Refugees or IDPs receive RE in camps or prior to return, for example in Thailand and Kenya. In 2007–2008, IDPs were a main focus of operators in Uganda, where RE implementers responded to increased IDP resettlement by extending activities to camps and resettlement areas in relevant districts. Due to escalating conflict in Chad, RE provision to IDPs was urgently needed, but the response fell short of what was required.

Particular groups can suddenly become priority targets for RE, as for example in Afghanistan, where alleged new mine use caused more incidents while traveling. This prompted certain operators to include travelers or truck drivers in their programs. Similarly, although no formal RE program existed in Niger, unions and some NGOs alerted their drivers about the new mine threat.

Many countries, however, including some of those with the largest RE programs, remained unable to identify or target those most at risk in 2007–2008. For example, many operators in Sudan noted that RE activities were carried out on the basis of perceived threat, as reliable casualty data (including the type of explosive device and activities being undertaken) was not available, which prevented specific groups from being targeted.

Intentional risk taking

Risk-taking behavior is often linked to economic activities. In response, an increasing number of RE implementers adopted measures that allow mitigation of risk-taking behavior for people who continued to expose themselves to mine/ERW threats even after having received RE. Strategies included a move to a broader risk reduction model with better linkages with clearance and development programs, as is said to occur in Angola. In Colombia, the International Committee of the Red Cross (ICRC) also adopted an integrated response, including RE and broader risk reduction approaches, seeking improved marking of mine/ERW-affected areas, as well as other humanitarian assistance (such as building wells) to reduce the socio-economic impact of mines/ERW based on the communities’ needs. In Lao PDR, a shift was made from the information and education model to a communication approach designed to stimulate behavior change through discussions of options and risk minimization for intentional adult risk-takers.

Economic development can produce the desired behavior change, as for example in Chechnya, where extensive installation of gas to homes coincided with the sustained reduction of mine/ERW casualties previously occurring while gathering firewood for fuel.

In some cases, legal measures in conjunction with RE can stem intentional risk-taking activities. The reduction of casualties in Cambodia is partly attributed to continued police efforts to inform at-risk populations about scrap metal and ERW legislation and sanctions for failure to respect it. A study of scrap metal collectors/dealers in Vietnam found that creating a legal framework (in combination with economic alternatives) might induce behavioral change. It noted that scrap collectors are usually aware of the risks they are taking but that current RE methods are insufficient to bring about behavior change, because they still focus more on awareness-raising than on finding alternatives.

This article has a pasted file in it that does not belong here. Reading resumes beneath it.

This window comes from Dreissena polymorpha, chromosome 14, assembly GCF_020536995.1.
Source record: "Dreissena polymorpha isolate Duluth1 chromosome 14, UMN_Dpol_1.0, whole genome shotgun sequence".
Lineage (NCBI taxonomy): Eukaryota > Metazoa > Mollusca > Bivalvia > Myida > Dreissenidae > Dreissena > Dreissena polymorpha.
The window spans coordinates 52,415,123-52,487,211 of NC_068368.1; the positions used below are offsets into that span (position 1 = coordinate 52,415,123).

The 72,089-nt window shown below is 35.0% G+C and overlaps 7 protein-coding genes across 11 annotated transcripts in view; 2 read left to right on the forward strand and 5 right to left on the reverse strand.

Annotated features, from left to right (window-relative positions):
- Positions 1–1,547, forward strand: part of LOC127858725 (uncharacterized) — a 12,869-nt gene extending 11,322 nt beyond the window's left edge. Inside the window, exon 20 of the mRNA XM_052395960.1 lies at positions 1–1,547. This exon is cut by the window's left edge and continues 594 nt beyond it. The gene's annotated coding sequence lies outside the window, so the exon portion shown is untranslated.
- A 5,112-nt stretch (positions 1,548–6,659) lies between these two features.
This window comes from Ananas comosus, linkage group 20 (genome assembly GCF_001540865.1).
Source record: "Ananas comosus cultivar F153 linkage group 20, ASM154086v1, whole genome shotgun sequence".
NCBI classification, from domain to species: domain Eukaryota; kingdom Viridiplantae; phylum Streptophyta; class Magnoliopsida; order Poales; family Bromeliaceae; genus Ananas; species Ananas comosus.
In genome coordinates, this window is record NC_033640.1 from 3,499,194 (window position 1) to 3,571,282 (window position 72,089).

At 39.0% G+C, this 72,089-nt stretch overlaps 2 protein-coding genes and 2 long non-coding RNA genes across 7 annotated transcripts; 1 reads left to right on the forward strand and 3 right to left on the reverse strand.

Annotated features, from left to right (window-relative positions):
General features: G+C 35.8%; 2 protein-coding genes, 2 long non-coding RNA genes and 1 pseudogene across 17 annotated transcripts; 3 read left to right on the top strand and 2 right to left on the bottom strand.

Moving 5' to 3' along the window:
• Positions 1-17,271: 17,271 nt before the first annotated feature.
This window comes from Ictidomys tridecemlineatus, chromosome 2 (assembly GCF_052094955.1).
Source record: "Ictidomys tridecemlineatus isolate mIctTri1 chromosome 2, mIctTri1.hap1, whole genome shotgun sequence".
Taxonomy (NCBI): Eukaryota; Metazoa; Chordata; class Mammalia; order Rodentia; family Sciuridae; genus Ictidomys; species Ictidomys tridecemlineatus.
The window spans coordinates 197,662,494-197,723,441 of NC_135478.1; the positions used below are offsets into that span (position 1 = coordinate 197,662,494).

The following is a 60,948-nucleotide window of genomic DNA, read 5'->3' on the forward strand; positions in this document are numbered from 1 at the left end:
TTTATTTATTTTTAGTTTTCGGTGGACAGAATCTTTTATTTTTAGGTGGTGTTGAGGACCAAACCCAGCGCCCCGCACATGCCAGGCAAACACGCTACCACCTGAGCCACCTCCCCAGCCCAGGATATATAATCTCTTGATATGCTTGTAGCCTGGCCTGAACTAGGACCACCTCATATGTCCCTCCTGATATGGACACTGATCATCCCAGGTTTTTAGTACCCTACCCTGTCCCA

Adapting messages to new threats

In many countries, a continued rise in mine/ERW casualties might show that, while the mine threat in some places has decreased through clearance, the ERW/improvised explosive device (IED) threat, and particularly handling of ERW by young males, is a key challenge for RE messaging. Changing messages to address the specific threat is a way of targeting particular at-risk groups. In Nepal, a new locally appropriate message, “Don’t Keep Bombs in Your House” was added to the universal “Don’t Touch!” In Peru, where RE had focused mainly on people living near electricity pylons mined in the 1980s, a campaign was started in 2007 to raise awareness of the new threat of IEDs in coca fields, which had led to a significant increase in casualties.

The effectiveness of RE messages is also affected by the language used. For example, in Lebanon most materials were found to be too complicated for the low education level of the specific target population. In Afghanistan, however, high illiteracy rates are said to have little effect on RE effectiveness as leaflets are not distributed without an accompanying RE session. In Lao PDR, materials were developed in the languages of local ethnic groups, and in Ecuador RE messages were translated into the language of the local indigenous community. In Jammu and Kashmir in India, warnings in an official state language (Urdu) were added to mine hazard signs in 2007 after a public civil society campaign.

Coverage and Response

“Adequate” coverage means that a program was capable of providing appropriate RE for at-risk groups in known mine/ERW-affected localities and was able to respond to emerging situations. Landmine Monitor found RE broadly adequate in 23 states and four areas. However, most of these could still achieve a more comprehensive provision of services by improving responses to specific risk behaviors.

“Inadequate” means that appropriate RE was not delivered on a scale to match the threat or geographical coverage necessary. Inadequate RE was recorded in 38 countries in 2007–2008, compared to 34 countries in 2006, and in two areas in both 2007–2008 and 2006.

Adequate RE coverage

States Parties












FYR Macedonia



El Salvador




States not party




South Korea


Other areas